Short Movie Review: Loop

Loop Trailer

Loop Summary

Renee, a 13-year-old non-verbal autistic girl, sits patiently in a canoe waiting for a partner while playing with a sound app on her phone. Marcus arrives late and the camp counselor tells him to partner with her, much to his annoyance. Marcus attempts to speak with Renee, who is only able to mutter and make noises to express her feelings. When Marcus attempts to show off his paddling skills, Renee is unimpressed and starts rocking the boat. Marcus asks Renee to tell him what she wants and she responds by showing a poop emoji on her phone and signaling to a couple of outhouses. Marcus obliges and paddles her to land.

When they pass by some reeds, Renee reaches out to let them brush past her arms. She has Marcus paddle through multiple times, and he realizes that she didn’t actually need to use the outhouses and just wanted to touch the reeds. He tries doing the same thing, and then Renee goes back to her phone. This gives Marcus an idea to connect with her. He paddles them to a tunnel and has Renee play her phone so that the sound can reverberate. At first, she enjoys it. Then a speedboat races by and the sound reverberates, overwhelming Renee. She frantically paddles out of the tunnel, nearly colliding with the speedboat in the process. When they crash onto land, Renee has a meltdown and throws her phone, which falls into the lake. Sobbing, she hides under the canoe while Marcus watches the chaos unfold in bewilderment.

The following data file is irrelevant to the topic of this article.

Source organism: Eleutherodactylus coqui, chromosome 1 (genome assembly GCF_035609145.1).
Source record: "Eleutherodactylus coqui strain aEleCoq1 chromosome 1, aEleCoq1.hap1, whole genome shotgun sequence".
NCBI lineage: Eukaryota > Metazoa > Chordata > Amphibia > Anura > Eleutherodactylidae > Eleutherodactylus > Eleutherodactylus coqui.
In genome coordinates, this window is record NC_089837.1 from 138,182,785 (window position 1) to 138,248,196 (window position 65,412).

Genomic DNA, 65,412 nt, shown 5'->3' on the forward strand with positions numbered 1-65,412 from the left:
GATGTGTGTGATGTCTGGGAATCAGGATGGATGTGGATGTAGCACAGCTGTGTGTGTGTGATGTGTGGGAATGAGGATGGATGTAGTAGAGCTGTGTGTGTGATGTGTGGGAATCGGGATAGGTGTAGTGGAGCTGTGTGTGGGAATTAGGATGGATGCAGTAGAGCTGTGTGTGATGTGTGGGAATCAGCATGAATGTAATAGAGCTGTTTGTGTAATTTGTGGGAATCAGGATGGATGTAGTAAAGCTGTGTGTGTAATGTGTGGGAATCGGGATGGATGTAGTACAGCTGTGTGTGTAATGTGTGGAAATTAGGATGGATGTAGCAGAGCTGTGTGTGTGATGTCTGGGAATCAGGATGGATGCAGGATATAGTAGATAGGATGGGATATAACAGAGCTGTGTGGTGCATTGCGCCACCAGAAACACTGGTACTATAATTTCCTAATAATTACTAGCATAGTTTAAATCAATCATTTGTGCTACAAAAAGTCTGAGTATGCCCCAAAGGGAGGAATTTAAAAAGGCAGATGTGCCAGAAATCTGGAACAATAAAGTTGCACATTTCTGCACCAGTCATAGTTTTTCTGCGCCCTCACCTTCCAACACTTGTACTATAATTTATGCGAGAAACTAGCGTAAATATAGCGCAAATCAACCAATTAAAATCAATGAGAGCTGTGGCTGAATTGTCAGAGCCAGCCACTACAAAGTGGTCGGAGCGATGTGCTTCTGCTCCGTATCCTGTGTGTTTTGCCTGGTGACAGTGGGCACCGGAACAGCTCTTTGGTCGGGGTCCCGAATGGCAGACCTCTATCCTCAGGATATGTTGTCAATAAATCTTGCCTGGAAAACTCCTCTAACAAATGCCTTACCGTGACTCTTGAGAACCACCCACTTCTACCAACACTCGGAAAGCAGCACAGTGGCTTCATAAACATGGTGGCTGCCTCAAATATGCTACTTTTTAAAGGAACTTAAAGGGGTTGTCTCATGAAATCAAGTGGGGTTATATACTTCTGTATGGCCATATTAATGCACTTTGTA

Eventually, Marcus pulls up a reed and sits by the canoe until Renee calms down. She sits up and takes the reed where she begins to giggle. The two repeat the sound that the phone made together. Marcus and Renee get back into the canoe and paddle back to the camp. 

In a post-credits scene, Renee’s recovered phone is resting in a bowl of rice and it receives a message from Marcus asking if she wants to go canoeing again.

Loop Review

Rating: 5 out of 5.

A Person of Color as a main character and Autistic, really pulling out all the stops on representation. I saw very little backlash on this short. When you meet one autistic, you meet only one. It is a big spectrum and someone can easily be triggered. I love that Marcus realized how happy Renee was and helped her with her sensory needs. Showing empathy is so important.

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